Doron Levin: Grosse Pointe ‘Kid’ Works To Fix Hart Plaza’s Run-Down Flagpoles





 
Among many things that must be fixed in Detroit, the damaged and neglected flagpoles adorning Hart Plaza – bereft of Stars and Stripes for the past 13 years – surely don’t rank high on most lists.
 
Michael Soviak thinks otherwise.  Soviak, a 21-year-old student from Grosse Pointe, rates Hart Plaza’s missing flags as a top priority. He’s raised $12,000 of the $60,000 he reckons can refurbish the waterfront plaza’s twenty flagpoles.  When – not if – he finds the rest of the money, a non-profit he’s formed with the city will repair, light them and buy new U.S. flags.
 
I don’t know Soviak beyond one phone conversation and what I’ve read about him, but he has all the marks of an exemplary young man. He’s inspired by patriotism. He wants young people like himself to get involved. The son of a retired Detroit police officer, he’ll complete his political science degree at the University of Detroit Mercy this spring and hopes to attend law school.  His career goal? He wants to enter politics and someday be elected governor of Michigan.
 
Soviak earlier made a name at Grosse Pointe North high school by wearing a suit and tie to school on most days.  He served in student government, though a few classmates teased him about his outfit.
 
He still wears a suit and tie every day, he says. His choice of dress sends a message that he’s old school, respectful of tradition and serious – all-too-rare messages that likewise resonate in his desire to see the U.S. flag receive proper treatment and respect at Hart Plaza.
 
“When the flag poles are repaired, the place will look amazing,” he said.  “Both of my grandfathers served in World War II.  One parachuted during the D-Day invasion, the other was in a tank. This will be a way to honor them.”
 
Five years ago, at age sixteen, Soviak started his own company for the repair, maintenance and construction
of flagpoles. Starting his own business was a way to earn a bit of pocket money instead of the more typical sixteen-year-old pursuits of cutting lawns or washing windows.  His mother, a bank clerk, staked him the capital he needed to get started.  The business has grown steadily and was profitable from day one; it now has many clients, four part-time workers and annual revenue of more than $50,000 a year.  He and mom remain partners.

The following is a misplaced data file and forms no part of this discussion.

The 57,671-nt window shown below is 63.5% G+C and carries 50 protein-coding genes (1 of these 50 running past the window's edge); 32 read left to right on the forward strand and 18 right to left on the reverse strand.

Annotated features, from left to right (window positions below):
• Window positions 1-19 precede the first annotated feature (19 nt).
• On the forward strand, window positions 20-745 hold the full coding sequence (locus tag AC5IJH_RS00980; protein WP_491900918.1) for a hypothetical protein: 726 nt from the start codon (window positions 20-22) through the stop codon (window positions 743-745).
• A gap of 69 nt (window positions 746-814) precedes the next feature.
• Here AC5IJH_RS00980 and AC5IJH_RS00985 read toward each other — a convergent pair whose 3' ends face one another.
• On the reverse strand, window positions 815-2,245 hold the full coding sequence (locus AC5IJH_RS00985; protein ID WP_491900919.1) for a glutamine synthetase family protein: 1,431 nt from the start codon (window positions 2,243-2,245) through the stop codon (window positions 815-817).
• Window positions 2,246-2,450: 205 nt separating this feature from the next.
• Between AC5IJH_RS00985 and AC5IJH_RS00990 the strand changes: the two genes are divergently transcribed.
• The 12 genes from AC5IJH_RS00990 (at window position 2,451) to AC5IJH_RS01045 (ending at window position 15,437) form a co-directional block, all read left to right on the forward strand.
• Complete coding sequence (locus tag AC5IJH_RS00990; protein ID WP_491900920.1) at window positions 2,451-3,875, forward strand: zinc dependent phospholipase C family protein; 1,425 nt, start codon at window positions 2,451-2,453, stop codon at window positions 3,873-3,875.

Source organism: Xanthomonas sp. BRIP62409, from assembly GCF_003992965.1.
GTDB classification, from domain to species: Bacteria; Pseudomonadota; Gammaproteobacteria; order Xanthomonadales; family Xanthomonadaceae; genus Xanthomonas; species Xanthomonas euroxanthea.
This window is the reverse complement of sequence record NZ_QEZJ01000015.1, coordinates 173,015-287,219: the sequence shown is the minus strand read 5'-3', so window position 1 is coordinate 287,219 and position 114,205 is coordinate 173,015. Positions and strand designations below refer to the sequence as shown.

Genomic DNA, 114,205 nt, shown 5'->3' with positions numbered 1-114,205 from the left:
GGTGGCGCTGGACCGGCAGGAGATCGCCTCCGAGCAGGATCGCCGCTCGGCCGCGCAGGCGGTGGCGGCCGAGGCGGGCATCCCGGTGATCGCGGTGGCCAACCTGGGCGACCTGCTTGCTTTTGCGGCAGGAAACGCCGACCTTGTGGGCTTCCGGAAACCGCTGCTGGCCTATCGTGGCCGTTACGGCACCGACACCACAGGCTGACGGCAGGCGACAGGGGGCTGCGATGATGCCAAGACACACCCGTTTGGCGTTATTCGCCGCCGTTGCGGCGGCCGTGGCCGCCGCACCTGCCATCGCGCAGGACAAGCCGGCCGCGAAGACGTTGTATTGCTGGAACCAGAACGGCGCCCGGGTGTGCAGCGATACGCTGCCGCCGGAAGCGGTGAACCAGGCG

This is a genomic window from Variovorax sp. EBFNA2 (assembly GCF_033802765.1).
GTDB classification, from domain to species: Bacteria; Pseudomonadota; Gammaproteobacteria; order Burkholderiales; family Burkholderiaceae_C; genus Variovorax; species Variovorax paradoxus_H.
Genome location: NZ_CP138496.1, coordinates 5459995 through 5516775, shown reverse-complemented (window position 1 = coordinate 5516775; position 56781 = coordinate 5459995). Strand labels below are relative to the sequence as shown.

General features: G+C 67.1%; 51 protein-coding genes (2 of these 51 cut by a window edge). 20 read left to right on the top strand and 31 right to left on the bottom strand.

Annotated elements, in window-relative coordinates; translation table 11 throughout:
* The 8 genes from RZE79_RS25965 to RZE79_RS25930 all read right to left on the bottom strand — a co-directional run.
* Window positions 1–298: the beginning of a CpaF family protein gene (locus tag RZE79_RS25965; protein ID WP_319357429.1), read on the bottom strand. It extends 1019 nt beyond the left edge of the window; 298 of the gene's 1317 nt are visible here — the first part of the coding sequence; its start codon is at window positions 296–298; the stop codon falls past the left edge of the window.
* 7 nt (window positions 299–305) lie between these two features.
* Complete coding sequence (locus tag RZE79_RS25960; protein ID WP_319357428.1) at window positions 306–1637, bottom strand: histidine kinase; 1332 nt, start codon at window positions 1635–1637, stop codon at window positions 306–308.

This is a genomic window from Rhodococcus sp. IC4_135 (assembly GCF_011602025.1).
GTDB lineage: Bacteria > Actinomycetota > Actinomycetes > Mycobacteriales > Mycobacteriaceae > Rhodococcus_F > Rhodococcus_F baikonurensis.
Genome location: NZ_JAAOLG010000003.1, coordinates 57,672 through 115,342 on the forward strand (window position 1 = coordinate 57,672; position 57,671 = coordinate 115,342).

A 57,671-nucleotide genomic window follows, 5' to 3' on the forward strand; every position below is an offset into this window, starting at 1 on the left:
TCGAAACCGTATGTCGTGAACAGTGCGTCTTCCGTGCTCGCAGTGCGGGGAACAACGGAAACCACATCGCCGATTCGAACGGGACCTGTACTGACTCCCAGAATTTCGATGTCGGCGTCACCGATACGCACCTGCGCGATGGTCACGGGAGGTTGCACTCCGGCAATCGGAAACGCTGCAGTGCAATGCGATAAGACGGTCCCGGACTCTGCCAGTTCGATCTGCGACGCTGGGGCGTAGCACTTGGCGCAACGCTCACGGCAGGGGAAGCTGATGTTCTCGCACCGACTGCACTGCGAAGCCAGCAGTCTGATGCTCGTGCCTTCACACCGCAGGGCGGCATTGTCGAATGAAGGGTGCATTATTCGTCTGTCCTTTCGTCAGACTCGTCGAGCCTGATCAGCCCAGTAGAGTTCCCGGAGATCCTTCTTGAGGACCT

“Last year my girlfriend and I were downtown for the Martin Luther King parade to honor the ‘I Have a Dream’ speech,” he said. “We noticed the flagpoles. That’s when I decided we had to do something.”
 
Soviak’s company, Revolution Flag Group, will contribute its efforts free of charge.  The contributions will cover only the cost of material, he said.
 
Soviak typifies the youthful vanguard that looks at a run-down city and sees infinite possibilities. He belongs to the tens of thousands that are starting businesses, joining non-profits, renovating buildings and apartments, clearing lots, enrolling in courses, supervising after-school sports programs and a million other activities designed to create a vibrant Detroit.
 
No matter where these young people grew up, whether they live in the city of not, they think of themselves as Detroiters.
 
I’ll be quite surprised if Soviak doesn’t come up with the rest of the money fairly soon and wraps up the Hart Plaza project in the next year or so. If you’re inspired and would like to contribute, please go to his website, where you can buy a $20 t-shirt that looks like this:
 
I can’t wait to find out what the “kid with the suit” has up his coat sleeve after he’s done with Hart Plaza.






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